A Message to Motorists #6

Dear Motorist,

I’m sure you’ve heard of it – it’s called the doppler effect. And you’ve undoubtedly experienced it when an emergency vehicle passed by with its siren blaring and the pitch and timbre of the sound changed as the vehicle approached and then receded away.

When you yell at cyclists from your automobile, the same thing happens; your voice is distorted as you pass by. The effect would actually be quite humorous if it wasn’t for the fact that it’s dangerous and distracting to startle a fellow road user for no good reason. It’s one thing to startle someone due to an accidental slip-up or lapse in concentration, but it’s something altogether different to startle someone for entertainment or to impress your friends. Doing so is rude, dangerous, and possibly even illegal if it leads to an accident.

Next time, please think twice before yelling something out of your car window at a cyclist — it makes you look silly and immature, and the cyclist has no idea what you’re saying anyway.

Thanks from all of us bike riders, some of whom may be your friends, neighbors, or loved ones.

10 Responses to “A Message to Motorists #6”

  • Deb says:

    I generally assume they’re saying “you’re my hero”, certainly makes my mood more pleasant!

    One reason I’ve been enjoying the colder weather on my commutes is because people are keeping their windows rolled up and their comments to themselves. Mostly. About a month ago, I watched a car almost rear-end another because they were so intent on making some unintelligible comment to me that they didn’t notice that the line of traffic they were in was completely stopped. They were in the left travel lane, I was in the right (which happened to be clear at the time) so immediately after they shouted whatever they shouted (sounded like “aaruuugghuuu”, which is pretty close to “you’re my hero” if you ask me), they slammed on their brakes, and I sailed right by them.

    I’m pretty sure, if asked, they’d claim to be “better than average” at driving, and would also find a way to make their near-miss my fault.

    I’m finally reading “Traffic” by Tom Vanderbilt, and it is fascinating! It should be required reading for everyone taking drivers ed.

  • Chris Cowan says:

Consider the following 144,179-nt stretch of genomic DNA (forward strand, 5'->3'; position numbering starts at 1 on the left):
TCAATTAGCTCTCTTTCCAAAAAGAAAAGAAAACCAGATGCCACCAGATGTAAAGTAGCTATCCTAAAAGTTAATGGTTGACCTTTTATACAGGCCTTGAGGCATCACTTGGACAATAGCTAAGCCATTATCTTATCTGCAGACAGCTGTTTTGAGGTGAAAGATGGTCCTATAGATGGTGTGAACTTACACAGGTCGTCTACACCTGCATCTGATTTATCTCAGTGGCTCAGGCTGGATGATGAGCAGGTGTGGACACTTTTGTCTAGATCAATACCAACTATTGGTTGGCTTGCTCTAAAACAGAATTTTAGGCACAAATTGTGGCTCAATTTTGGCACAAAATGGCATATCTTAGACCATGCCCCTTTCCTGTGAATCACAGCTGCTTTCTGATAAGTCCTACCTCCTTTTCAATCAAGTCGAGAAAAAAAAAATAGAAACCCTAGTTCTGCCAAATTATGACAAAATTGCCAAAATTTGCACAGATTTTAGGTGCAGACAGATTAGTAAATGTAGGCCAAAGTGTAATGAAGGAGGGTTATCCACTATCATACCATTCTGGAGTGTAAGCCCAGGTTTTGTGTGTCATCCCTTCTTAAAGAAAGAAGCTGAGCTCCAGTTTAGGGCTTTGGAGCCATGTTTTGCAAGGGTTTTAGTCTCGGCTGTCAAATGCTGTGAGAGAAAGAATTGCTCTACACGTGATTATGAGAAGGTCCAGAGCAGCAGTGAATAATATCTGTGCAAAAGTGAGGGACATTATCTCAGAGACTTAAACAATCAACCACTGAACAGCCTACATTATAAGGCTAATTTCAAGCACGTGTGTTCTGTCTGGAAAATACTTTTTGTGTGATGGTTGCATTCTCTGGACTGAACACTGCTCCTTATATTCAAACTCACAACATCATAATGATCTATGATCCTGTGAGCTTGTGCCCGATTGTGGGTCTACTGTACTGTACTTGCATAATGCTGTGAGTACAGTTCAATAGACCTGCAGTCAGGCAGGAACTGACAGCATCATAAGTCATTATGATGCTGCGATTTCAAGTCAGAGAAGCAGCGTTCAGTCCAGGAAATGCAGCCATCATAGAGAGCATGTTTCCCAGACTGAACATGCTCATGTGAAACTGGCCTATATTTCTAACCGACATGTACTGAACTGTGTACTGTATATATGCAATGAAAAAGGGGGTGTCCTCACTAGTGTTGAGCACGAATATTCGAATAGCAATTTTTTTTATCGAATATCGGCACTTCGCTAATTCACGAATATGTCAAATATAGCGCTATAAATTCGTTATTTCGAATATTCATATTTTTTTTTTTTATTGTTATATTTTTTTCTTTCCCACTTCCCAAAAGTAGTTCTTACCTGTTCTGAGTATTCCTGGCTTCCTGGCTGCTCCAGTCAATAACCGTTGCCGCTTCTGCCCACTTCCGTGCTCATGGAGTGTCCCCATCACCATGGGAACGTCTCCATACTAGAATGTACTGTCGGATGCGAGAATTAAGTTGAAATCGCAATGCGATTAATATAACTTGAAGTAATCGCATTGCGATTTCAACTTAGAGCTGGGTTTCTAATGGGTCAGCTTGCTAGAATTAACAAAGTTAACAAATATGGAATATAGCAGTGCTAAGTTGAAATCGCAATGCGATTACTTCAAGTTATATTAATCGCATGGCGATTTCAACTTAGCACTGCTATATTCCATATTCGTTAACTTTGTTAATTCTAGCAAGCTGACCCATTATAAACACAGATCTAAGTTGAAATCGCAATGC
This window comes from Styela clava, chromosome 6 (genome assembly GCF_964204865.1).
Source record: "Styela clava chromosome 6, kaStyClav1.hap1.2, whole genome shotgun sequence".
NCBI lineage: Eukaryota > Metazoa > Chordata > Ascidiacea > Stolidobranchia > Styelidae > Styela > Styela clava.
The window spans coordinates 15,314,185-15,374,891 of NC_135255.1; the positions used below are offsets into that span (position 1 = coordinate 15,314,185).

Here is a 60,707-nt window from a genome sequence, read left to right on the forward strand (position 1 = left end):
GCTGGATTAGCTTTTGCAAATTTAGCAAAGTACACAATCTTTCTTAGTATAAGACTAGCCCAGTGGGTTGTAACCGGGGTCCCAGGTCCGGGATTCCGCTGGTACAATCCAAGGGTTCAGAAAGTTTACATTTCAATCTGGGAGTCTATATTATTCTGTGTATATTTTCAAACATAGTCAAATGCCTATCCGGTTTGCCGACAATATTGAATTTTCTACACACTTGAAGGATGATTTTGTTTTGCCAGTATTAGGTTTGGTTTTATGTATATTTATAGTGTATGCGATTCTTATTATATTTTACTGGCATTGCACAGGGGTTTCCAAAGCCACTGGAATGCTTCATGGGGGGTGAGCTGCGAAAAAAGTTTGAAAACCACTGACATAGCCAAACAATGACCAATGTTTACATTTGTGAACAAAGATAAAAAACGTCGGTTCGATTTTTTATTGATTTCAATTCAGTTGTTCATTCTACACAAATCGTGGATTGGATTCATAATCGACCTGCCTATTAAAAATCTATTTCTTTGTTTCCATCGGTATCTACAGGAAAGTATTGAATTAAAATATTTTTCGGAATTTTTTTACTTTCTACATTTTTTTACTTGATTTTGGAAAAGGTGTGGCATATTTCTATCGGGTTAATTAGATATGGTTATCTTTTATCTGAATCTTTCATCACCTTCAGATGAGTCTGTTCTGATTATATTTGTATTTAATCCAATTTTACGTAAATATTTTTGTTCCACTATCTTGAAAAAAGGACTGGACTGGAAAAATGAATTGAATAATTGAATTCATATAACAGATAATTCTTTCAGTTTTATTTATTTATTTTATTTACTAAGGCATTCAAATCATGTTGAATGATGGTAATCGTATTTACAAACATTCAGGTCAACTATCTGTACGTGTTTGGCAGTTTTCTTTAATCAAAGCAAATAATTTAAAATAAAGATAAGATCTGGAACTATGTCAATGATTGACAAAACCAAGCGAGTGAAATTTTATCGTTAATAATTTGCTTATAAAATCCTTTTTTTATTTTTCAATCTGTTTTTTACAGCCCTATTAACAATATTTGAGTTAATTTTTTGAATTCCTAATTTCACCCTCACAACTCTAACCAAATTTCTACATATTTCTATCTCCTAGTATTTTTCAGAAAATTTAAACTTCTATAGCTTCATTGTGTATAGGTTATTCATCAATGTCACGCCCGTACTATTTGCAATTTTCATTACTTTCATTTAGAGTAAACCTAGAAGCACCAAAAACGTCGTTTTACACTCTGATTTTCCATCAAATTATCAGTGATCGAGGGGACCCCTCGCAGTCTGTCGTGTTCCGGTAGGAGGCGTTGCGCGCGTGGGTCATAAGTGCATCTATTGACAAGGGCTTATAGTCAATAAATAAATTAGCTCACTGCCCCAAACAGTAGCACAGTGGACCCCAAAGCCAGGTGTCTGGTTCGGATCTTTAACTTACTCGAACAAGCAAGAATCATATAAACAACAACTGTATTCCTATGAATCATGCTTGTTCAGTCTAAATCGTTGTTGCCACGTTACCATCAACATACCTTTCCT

I would say likewise for honking the horn at a cyclist going in the same direction as you are. It doesn’t actually serve any purpose except startle the cyclist and possibly cause a tragedy. It’s not like things are suddenly going to change because you used your magic horn.

  • Jeanie says:

    Actually, I think it depends on the road when it comes to honking…Certainly on any highly trafficked route it’s just annoying, distracting, dangerous, &c., but if I’m riding a one-lane country road, I appreciate a light honk to inform me that a car’s about to pass and I should drift to the right.

  • Chris Cowan says:

    @Jeanie I disagree… unless you have an iPod on you can typically hear a car coming on a quiet country road.

  • Chester says:

    “F— you!” is short and succinct enough to always come through loud and clear.

    Last time I got an “F.U.” was while riding with friends through Canyon, a funny little community hidden on the backside of the Oakland (CA) hills. When I took a startled look to my left to see who was doing the yelling, it was a boy who looked about…13.

    Which made me wonder: was he tooling around in a big SUV with a big brother…was he with a parent…do they normally let him swear at strangers in front of them…or, perhaps, did the parent tell junior to lean out the window and scream “F.U.” at a stranger?

  • andy parmentier says:

    pirates on the high seas, and highways, and robin hoods hood ornaments, and christmas ornaments, and ornery drivers, and ornithologists..unite! under the hood is an understanding heart even in the arteries of interstates and other states of mind, even while minding the road,
    and avoiding road rash, and rage, and rags to riches, and richoceting blues brothers ricochet biscuits, and deformed dry biscuits like myself.

  • Jim says:

    When I am riding along and a car honks as it approaches from behind, I always wave. Almost always using my entire hand.

    I think to myself, “I have heard, seen, and smelled you coming long before you saw me; the horn was completely unnecessary”.

    Why do they do this?

  • Chris from DE says:

    My wife keeps reminding me that “the cars don’t expect to see someone on a bike today.” That’s my mantra lately. I think that answers your question of “Why do they do this?” They probably didn’t expect to see you on the road, and they probably don’t have much practice in what to do when attempting to pass a bike. They only have gas, brakes, steering, and horn to use, so they choose horn in an effort to let you know they are going to be passing you. Personally, I’d rather hear an even motor and a quick honk, then a revving engine and a quickly approaching monster in my rear-view mirror.


  • Roberto Rodz. says:

    LOL! not sure if i wholly understand andy but i like his style a lot.

  • Billi says:

    Second on Andy’s finely wound words, not sure where exactly he’s going, but I’d follow just to find out. Nice.

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